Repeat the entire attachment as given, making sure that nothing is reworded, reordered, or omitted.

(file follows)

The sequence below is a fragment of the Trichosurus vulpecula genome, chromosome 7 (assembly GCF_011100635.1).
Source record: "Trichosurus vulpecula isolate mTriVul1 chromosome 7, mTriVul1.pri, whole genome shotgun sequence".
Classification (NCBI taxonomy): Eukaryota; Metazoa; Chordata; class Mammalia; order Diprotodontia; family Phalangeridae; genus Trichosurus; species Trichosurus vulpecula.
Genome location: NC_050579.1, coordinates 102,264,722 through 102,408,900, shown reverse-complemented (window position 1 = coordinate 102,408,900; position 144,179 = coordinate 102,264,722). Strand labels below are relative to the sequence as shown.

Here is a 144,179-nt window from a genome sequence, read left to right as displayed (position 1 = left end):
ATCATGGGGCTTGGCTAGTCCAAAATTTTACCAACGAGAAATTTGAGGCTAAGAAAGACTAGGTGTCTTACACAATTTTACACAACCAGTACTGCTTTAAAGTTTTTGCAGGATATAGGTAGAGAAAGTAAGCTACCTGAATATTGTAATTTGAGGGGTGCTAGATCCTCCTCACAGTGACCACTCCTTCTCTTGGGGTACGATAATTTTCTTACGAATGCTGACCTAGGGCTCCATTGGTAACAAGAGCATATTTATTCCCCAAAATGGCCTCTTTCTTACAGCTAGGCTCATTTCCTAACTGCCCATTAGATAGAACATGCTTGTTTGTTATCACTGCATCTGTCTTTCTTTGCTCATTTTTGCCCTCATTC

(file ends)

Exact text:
The sequence below is a fragment of the Trichosurus vulpecula genome, chromosome 7 (assembly GCF_011100635.1).
Source record: "Trichosurus vulpecula isolate mTriVul1 chromosome 7, mTriVul1.pri, whole genome shotgun sequence".
Classification (NCBI taxonomy): Eukaryota; Metazoa; Chordata; class Mammalia; order Diprotodontia; family Phalangeridae; genus Trichosurus; species Trichosurus vulpecula.
Genome location: NC_050579.1, coordinates 102,264,722 through 102,408,900, shown reverse-complemented (window position 1 = coordinate 102,408,900; position 144,179 = coordinate 102,264,722). Strand labels below are relative to the sequence as shown.

Here is a 144,179-nt window from a genome sequence, read left to right as displayed (position 1 = left end):
ATCATGGGGCTTGGCTAGTCCAAAATTTTACCAACGAGAAATTTGAGGCTAAGAAAGACTAGGTGTCTTACACAATTTTACACAACCAGTACTGCTTTAAAGTTTTTGCAGGATATAGGTAGAGAAAGTAAGCTACCTGAATATTGTAATTTGAGGGGTGCTAGATCCTCCTCACAGTGACCACTCCTTCTCTTGGGGTACGATAATTTTCTTACGAATGCTGACCTAGGGCTCCATTGGTAACAAGAGCATATTTATTCCCCAAAATGGCCTCTTTCTTACAGCTAGGCTCATTTCCTAACTGCCCATTAGATAGAACATGCTTGTTTGTTATCACTGCATCTGTCTTTCTTTGCTCATTTTTGCCCTCATTC